Phase 3: Trader & Contractor Phase
In phase 3, in turn order, each player can perform one of three different trader/contractor actions on their turn or pass. Unlike most phases, if you pass, you can still choose to perform an action on a future turn during this phase. This phase will continue until all players have passed in succession.
Each cooperative has an Antwerp trading house section and as an action during this phase, you can pay two coins and place one of your traders on the first trader position in a cooperative of your choice that doesn't already have traders. You want to place traders into the Antwerp trading house so that your traders receive coffee in the Harvest phase.
As an action in the Trader & Contractor phase, you can also pay two coins to hire a contractor to construct a building. On your player board, you have warehouses, various stations (washing, drying, and sorting), fair trade posts, and a hospital. Warehouses are built in the warehouse section of your player board, while the other types of buildings are constructed on the game board in a cooperative of your choice.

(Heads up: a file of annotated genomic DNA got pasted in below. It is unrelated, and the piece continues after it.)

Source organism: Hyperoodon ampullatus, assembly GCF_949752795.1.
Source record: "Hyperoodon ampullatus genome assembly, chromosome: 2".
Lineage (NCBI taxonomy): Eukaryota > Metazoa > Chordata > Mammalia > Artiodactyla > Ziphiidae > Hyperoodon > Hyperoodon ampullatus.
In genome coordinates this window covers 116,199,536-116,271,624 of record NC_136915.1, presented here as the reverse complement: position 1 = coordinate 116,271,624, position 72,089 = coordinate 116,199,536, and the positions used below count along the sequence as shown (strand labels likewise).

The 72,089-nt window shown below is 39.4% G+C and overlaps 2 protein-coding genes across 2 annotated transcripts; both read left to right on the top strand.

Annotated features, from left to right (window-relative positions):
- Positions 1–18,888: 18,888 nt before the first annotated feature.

Each type of building has an associated icon that dictates which spaces it can be built on in each cooperative. When placing a building in a cooperative, you gain bonuses listed on your player board and some of the cooperative spaces also allow you to bump on the corresponding Arabica track. Similar to placing traders, this action can also be piggybacked, but not quite for free. The active player pays two coins and any players who choose to piggyback have to give the active player a coffee of their choice. In addition, they have to place their building in the same area as the active player. Although when the active player constructs a building in a cooperative, the piggybacking players can place whichever type of building they choose.
The last action available is to pay two coins and remove one trader permanently from the game for two Arabica track advancements. Other players cannot piggyback this particular action.
Players start the game with three traders (four in a three-player game), and it never feels like enough for what you want to do considering you have to use a trader for all three of the actions above in addition to every time you piggyback another player's action. You can't do everything, so you have to be strategic when choosing how and when to use your traders. Thankfully, you do have an extra trader available in your bonus supply that you may be able to leverage in this phase.